'Tim Winton's Island Home isn't memoir, it's a cultural call to arms . . . Winton remains one of the finest place-painters in Australian literature.' Jamie Hanson, The Guardian (Australia)

'I've always boggled at his ability to create sentences as clear and familiar as Australian air, through which the landscape feels incandescently present. His fiction and non-fiction characteristically offer a keen intelligence coupled with an intransigent refusal of academic modes of thought . . . and a visceral feeling for the coastal West, made more intense for its marriage with the plain domestic detail or ordinary lives. Those same qualities shine through Island Home.' Delia Falconer, The Age

'Winton embraces everything that is good, bad and ugly about this continent and his commitment is contagious.' Herald Sun

'Makes clear Winton's greatest talent: his keen vision for what lies underneath the land's surface, the storied history a layer below.' Weekend Australian

'Island Home is thus part political manifesto that presents a profound challenge to traditional rural conservatism as well as to the right in general. Conservatives say they love their country. Winton lays bare how very destructive of it some of their actions have been.' Tim Flannery, The Monthly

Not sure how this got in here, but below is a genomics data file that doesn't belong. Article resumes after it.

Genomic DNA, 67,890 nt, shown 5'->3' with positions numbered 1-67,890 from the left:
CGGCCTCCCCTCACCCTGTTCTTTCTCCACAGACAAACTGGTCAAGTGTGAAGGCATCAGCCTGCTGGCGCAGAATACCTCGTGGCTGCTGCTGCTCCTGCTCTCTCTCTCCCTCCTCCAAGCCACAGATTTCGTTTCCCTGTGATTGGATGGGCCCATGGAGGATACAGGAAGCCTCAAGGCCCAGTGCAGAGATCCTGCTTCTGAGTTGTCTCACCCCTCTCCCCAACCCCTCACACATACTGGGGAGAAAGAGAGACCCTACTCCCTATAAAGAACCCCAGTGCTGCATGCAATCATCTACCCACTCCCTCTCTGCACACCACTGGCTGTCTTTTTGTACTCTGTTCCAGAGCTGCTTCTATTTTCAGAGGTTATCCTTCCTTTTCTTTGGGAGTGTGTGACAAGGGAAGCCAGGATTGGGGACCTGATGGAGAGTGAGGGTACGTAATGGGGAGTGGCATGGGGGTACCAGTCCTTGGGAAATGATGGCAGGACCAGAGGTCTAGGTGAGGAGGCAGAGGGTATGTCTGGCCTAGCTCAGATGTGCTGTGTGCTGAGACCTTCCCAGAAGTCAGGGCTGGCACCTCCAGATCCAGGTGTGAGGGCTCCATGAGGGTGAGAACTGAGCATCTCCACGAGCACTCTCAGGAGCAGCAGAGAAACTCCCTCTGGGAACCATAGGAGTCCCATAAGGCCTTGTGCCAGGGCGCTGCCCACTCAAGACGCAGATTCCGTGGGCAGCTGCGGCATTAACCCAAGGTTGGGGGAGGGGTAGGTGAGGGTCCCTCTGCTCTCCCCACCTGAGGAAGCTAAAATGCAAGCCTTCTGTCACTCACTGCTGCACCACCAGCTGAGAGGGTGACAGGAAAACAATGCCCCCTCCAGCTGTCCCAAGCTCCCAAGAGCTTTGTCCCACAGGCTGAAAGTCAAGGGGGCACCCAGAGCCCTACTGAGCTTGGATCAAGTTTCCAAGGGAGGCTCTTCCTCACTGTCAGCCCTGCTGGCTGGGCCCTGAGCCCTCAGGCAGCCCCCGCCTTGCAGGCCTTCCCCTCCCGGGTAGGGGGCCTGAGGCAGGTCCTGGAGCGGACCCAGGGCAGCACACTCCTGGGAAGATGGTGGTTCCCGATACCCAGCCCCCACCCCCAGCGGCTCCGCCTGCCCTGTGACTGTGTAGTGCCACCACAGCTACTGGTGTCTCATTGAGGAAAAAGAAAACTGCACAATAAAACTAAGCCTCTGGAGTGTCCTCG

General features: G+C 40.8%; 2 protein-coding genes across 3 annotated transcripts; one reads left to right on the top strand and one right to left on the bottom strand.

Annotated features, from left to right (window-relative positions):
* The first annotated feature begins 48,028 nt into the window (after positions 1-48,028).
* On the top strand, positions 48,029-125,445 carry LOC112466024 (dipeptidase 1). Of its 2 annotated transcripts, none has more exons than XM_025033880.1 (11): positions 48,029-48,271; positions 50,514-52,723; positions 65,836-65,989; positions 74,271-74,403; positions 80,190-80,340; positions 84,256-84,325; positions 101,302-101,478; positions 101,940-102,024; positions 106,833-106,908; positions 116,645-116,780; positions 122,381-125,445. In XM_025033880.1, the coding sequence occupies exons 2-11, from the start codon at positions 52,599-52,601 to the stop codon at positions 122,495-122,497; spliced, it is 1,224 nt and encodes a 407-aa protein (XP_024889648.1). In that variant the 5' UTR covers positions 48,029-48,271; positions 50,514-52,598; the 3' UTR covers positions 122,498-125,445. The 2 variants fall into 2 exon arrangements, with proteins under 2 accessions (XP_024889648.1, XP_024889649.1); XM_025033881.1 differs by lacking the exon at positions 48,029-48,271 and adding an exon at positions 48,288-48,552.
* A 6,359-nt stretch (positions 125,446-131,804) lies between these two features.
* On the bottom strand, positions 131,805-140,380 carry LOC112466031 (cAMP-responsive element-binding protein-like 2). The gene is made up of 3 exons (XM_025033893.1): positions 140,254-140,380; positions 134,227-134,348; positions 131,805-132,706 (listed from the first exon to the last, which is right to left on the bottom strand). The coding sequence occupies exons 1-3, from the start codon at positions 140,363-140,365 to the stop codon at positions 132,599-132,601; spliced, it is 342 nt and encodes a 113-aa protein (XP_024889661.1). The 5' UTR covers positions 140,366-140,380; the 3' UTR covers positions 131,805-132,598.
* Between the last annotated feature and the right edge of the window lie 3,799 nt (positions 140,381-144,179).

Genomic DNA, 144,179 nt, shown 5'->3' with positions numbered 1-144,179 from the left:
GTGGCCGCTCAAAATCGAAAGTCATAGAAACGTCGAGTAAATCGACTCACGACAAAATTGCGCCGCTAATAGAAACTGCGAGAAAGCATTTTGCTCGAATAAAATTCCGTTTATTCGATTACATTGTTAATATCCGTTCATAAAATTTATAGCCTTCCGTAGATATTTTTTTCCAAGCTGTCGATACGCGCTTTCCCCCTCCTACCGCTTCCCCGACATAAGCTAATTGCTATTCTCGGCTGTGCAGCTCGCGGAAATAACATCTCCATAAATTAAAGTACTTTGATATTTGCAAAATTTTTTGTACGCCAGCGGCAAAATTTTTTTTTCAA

'An often lyrical blending of the intensely personal and the deeply polemic . . . Winton's final, most eloquently trenchant piece, 'Paying Respect' . . . pleads for a real understanding of our place in the world, for an acknowledgment of scale: it is no coincidence that the cover of this beautiful and heartfelt book shows us as tiny scratches beside the frilled immensity of the curling tide.' Katharine England, The Advertiser (Adelaide)

'[A] love letter to nature . . . Each of the places he takes us in Island Home hints at a different aspect of his own nature . . . Winton's unique alliance with nature allows him to become a mouthpiece for the strange temperament and volatile charm of an enormous island continent.' Listener (NZ)

'Island Home is a powerful and poetic read, an expression of his intense love of the land and the sea, and for Australia's unique flora and fauna.' Weekend Herald (NZ)

Tim Winton

The pre-eminent Australian novelist of his generation, Tim’s literary reputation was established early when his first novel, An Open Swimmer, won the 1981 Australian Vogel Award; his second novel Shallows, won the Miles Franklin Award in 1984; and his third book, Scission, a collection of short stories, won the West Australian Council Literary Award in 1985.

That Eye the Sky was adapted for the stage by Justin Monjo and Richard Roxburgh, and also made into a film. A second film adaptation was made of In the Winter Dark, featuring Brenda Blethyn.

Tim’s fifth novel, Cloudstreet, the story of two working-class families rebuilding their lives, was a huge literary and commercial success. It has been a best seller since its publication in 1991 and was recently voted the most popular Australian novel by the Australian Society of Authors. Awards include National Book Council Banjo Award for Fiction, 1991; West Australian Fiction Award 1991; Deo Gloria Award (UK), 1991 and the 1992 Miles Franklin Award.